Bob’s Blog: OMEGA Chronograph Watches.

Omega Seamaster Planet Ocean Chrono Watch – 45.5mm Steel / – See more at:

Omega De Ville Gents Prestige Chronograph Watch / 431. – See more at:






Sinister SRT says:

Very nice and informative video.  Thank you

Notorious N says:

Omega has some nice classic designed watches. They should stop producing new retro designed watches and stick with the classics

R17D5D says:

Hi Bob,
Are you still planning on doing a Speedmaster ’57 video?

Love your videos. It’s been far too long since the last one.

DisabledPrepper says:

The Seamaster is my second favourite watch, the first being the Speedmaster Skywalker. Just ordered two skywalker’s, so will have to wait 2 months till I can order two Seamaster’s. Thank you for an amazing review. 🙂

steve lowry says:

Tell this guy if you unscrew the helium escape valve underwater ( 6.00 ) guess what, water will rush in and make your calibrate 9300 all rusty and fucked. He doesn’t understand the function

Zeh Zahl says:

That Omega SPO Chrono is so gorgeous. One look and I think “Rolex who?”  Just beautiful.

maninthecab says:

Somewhat bizarre to suggest that the column wheel has anything to do with the waterproofing. The column wheel is the mechanism for starting/stopping the chronograph .

dukeofpearl says:

Hi Bob. I’ve just purchased this Planet Ocean Chrono, and I have to say this is the best watch I’ve ever owned. The movement is first class (what you’d expect from Omega) and its weight alone tells you it’s superior quality. My Daytona has taken second place at this moment in time. What you get for your money on this watch is amazing! A watch for life that’s for sure! Great review as well by the way. 😉

Andrew Wade says:

Great video Bob. This video convinced me to contact you to see if I can purchase the latest model Speedmaster Planet Ocean Chronograph.

Greg B says:

What do crocodiles swim in? 😉

Тигран ՅԱՆ says:

Man, you have great watches from Omega. And your Breitling is something!

Daniel Kim says:

Hi Bob, I was wondering how you could change the date.

Matt Finley says:

what watch are you wearing?

R17D5D says:

Excellent video! It’s nice to see a video on the De Ville as I plan on getting this De Ville Chrongraph soon.

Please continue with all the great time piece videos. They are very informative.

deanlawson1971 says:

Very nice you give a good talk
About the watches I think I will buy one now thanks

Samuel Rosenbaum says:

Any chance of a review of the Aqua Terra Chronograph GMT with the 9605 movement? I am still back and forth about which chronograph from Omega to purchase.

R17D5D says:

More videos, please Bob! It’s been two months since your last one.

Auttie B says:

Proffessional thanks

SerialQiller says:

I have the POC 9300 and I like to keep the chronometer running at my ‘home time’.  That way, on the right side, I always have my home time visible and when I travel, I can just roll the hour hand to the local time.  An ad hoc GMT function.  I’ve never had any issue with it running all the time (though earlier choronos, you’d see more wear on the mechanism).  

Also, the helium release valve is not meant to be opened under water.  It is to be opened if you were in a diving bell where a helium solution is in the air mix.  When the bell is being raised, the helium gets in watches and can burst the watch apart as the pressure rises.  You would open the helium release valve in that situation.  So for 99.99% of the people who buy an Omega with the helium release valve, it’s just a novelty.  Nice to know it’s there, but rather useless for most consumers.  Mind you, most people that buy an expensive divers watch, rarely get it wetter than a dip in the pool anyway.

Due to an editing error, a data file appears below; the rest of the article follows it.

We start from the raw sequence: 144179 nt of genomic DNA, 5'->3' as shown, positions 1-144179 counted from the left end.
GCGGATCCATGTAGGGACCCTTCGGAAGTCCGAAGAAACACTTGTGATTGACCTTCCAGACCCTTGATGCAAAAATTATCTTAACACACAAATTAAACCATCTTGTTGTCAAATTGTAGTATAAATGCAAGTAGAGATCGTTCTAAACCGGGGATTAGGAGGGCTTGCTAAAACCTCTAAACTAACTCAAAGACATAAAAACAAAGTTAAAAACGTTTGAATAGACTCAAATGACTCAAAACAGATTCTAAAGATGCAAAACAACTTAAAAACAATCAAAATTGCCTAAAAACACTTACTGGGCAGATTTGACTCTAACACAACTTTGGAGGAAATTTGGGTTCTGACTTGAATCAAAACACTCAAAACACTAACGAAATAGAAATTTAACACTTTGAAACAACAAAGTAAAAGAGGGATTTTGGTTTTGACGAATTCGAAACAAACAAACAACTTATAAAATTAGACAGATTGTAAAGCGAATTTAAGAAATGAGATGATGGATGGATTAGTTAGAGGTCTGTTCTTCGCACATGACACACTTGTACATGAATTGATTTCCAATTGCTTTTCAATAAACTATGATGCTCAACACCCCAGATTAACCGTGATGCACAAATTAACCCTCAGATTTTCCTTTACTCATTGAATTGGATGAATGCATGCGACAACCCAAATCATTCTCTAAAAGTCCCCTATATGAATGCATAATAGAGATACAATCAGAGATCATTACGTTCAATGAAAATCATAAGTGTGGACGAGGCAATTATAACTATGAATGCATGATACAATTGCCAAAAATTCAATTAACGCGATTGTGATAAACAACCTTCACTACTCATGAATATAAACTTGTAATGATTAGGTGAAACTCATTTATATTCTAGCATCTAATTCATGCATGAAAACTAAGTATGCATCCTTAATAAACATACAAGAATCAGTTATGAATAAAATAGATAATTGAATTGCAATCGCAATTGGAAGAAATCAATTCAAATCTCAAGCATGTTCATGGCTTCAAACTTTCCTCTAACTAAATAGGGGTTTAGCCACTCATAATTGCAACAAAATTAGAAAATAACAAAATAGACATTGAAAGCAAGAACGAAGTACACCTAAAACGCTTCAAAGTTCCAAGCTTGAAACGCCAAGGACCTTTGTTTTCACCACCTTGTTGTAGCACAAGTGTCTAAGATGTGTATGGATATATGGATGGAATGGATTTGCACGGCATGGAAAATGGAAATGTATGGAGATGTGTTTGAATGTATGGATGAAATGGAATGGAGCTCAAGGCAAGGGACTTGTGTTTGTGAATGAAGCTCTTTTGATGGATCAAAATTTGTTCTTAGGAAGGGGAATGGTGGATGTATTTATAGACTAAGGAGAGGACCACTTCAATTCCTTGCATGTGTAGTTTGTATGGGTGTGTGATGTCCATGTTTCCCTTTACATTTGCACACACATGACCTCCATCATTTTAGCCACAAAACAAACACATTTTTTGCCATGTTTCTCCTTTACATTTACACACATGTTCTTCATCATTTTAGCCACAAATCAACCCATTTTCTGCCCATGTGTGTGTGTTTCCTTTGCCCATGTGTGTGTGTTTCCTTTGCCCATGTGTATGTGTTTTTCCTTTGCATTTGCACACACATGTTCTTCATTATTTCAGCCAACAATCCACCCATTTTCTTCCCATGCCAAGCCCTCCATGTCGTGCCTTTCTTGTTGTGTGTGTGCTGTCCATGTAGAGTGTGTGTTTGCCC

David Kavanagh says:

The Helium escape valve is used when carrying out work at great depths, professional divers stay in a diving bell for several days, breathing a mixture of gases containing a high proportion of helium. The pressure is gradually increased to reach the pressure at the working depth. The divers, still inside the bell, are then lowered to the working site. They leave the bell to carry out their work.

Once their work is complete, they re-enter the bell, which is then raised to the surface. Pressure is then returned to atmospheric levels and this is when the valve must be opened (only for deep-sea dives lasting several days).

The helium molecules diffuse and penetrate the material of the gaskets. The quantity is sufficient to push out the crystal during the return to atmospheric pressure. To avoid this, the Seamaster Professional Diver is equipped with a valve specially developed by OMEGA.

Тигран ՅԱՆ says:

I do not even know what to take from you as a gift, Bob !. Both are great, I love these models Oega.)))

Agentxphile says:

I love sweeping second hands. So I let mine run. Been 3+ years! No problems thus far, only thing I can think of is that at some point when it is serviced, it may cost a bit more. But considering it only needs service every 3-5 years depending on use, that extra cost spread over those years in reality is little.

superfast30 says:

The explanation of the helium escape valve was all wrong.  The valve is never supposed to be opened under water.  The valve should be opened when the diver returns to the diving bell and is about to ascend.  During decompression, the helium gas built up inside the watch will evacuate through the opened valve.

Drew Smith says:

better then rolex any day

Tim R says:

Hi bob watch this channel all the time love the Omega deville chronograph watch

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